Tony leaned on the bar, blocking my view of Ethan. “My aunt lives here. You might know her—Deb Holt?”

I could tell Tony that Deb’s dog, an Australian shepherd / blue heeler mix, was named Buster and Deb baked the worst lemon meringue pie in the county. She made garish Christmas wreaths, one of which graced my front door at Frog Creek since she’d given it to us for a wedding gift. She and Dahlia were so tight they had to unzip if one went on vacation.

He gave me a loose smile. “She usually cooks a big meal for us on Saturday night of opening season, but she had a big wedding or something.”

Yeah, or something.

“So, we’re here. It’s fortunate, or I’d never have met you.”

And our relationship felt so meaningful.

“I thought everyone out here was related or something. How come you’re not at the wedding?”

I drank my beer and didn’t answer. Tony didn’t seem to notice.

All the while, Tony leaned closer, his whiskey breath washing over me. “So, Ethan and I have a room upstairs. But Ethan, he likes to play games on his phone, so he’s good down here for an hour or so.”

“This is your bonding time with your nephew. I couldn’t interfere with that.” I should have left it at that, but this wasn’t a great night for me and men. “Besides, you’re a creep.”

I didn’t know Twyla had been watching the whole scene, but her cackle made Tony whip his head up and frown. Without another word to me, Tony motioned to Ethan. “You about done?” He stomped off to his group. Ethan gifted me with another cute grin, then slipped off his stool, leaving his decimated meal behind him as he followed his uncle.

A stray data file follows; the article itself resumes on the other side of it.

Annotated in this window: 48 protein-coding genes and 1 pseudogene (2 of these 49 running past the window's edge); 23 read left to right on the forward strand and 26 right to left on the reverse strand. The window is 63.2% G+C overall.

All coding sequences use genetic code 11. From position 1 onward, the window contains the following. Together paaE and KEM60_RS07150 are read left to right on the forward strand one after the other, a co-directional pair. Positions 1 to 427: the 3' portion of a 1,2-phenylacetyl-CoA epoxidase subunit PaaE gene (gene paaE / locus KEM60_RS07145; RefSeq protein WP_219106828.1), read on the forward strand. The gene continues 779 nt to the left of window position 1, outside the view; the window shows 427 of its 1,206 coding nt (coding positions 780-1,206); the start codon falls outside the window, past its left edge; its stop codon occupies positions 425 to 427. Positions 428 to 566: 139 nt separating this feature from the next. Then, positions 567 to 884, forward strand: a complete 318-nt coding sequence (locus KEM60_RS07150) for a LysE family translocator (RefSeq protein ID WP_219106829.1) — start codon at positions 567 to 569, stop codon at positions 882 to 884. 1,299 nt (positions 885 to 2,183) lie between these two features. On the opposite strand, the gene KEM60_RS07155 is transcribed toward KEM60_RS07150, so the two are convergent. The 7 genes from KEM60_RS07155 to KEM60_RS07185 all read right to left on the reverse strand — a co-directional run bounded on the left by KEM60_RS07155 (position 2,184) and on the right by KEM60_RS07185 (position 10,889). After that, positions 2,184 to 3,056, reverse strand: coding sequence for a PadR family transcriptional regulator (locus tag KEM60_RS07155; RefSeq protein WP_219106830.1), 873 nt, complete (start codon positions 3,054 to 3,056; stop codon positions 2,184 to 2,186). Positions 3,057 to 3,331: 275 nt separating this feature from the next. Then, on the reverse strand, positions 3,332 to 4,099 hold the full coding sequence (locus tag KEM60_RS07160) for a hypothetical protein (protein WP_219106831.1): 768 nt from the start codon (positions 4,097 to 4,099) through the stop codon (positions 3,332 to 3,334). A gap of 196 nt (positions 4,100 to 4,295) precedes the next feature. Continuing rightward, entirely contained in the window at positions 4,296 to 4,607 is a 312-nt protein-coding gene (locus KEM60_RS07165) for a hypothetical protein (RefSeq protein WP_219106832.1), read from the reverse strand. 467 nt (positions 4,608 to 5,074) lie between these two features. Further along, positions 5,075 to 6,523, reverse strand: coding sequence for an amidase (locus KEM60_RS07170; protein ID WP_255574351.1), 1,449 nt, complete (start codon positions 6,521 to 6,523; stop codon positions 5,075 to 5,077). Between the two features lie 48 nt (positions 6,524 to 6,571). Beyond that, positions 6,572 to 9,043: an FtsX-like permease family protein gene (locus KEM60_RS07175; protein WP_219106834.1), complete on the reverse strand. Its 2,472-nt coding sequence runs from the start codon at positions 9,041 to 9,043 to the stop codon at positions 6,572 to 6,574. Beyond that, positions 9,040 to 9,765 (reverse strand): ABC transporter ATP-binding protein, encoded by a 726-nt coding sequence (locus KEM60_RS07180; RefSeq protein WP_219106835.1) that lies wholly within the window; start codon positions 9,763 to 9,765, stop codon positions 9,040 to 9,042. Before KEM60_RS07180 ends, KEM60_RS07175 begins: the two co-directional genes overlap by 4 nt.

I wound the scarf around my neck, pulled on my cap, buttoned up, and hit the door into the frigid night. I should go home. Barring that, I’d be better served to walk out of town and wander a dark country road until I wore myself out.

I turned up Main Street. Did I want to torture myself? Vehicles not only lined the street heading up to the Legion, but side streets also looked like parking lots. I counted my sister Louise’s old Suburban, brother Michael’s shiny Ford pickup, Douglas’s university-issued Jeep Wagoneer, Jeremy’s dented Ford. With Sarah and Robert on their way home, that accounted for all my brothers and sisters in the county. I knew they only attended to help me out, so why did I feel betrayed?

See? I was right. I shouldn’t have come up here. I turned to hurry down the hill, but before I got to the Long Branch, the sound of boys laughing, someone barfing, and the smell of cigar smoke wafted from the alley next to the bar.

Despite mind-blowing technological advances, some things, particularly in Hodgekiss, never changed. The only difference for me is that now, I was the disapproving adult, not the recalcitrant kid. I paused at the mouth of the alley and folded my arms.

The Husker kid noticed me first, and he took off on a dead run out the other end of the alley. One kid stayed on his hands and knees, head hung toward a puddle of vomit. Four other boys stood around him in various stages of alarm.

I deepened my voice to sound stern. “You boys get back inside.” I extended my arm. “Hand over the booze and cigars.”

The tallest kid tossed his head. “We don’t have—”

The kid who’d run into me earlier shoved the tall one. “Forget it. Give it to her.”

Glad they didn’t put up a fight, I accepted their nearly empty bottle of Wild Turkey and their last cigar. The kid on the ground staggered to his feet, and the boys filed out of the alley. I hated to see Ethan, the smallest and youngest by a few years, in tow with the older boys. Head down, he lifted his eyes for a shamed second and slumped off.

I’d had enough of the evening and beat cleats to my parents’ house to watch movies on TMC until the wee hours.

*   *   *

Part 2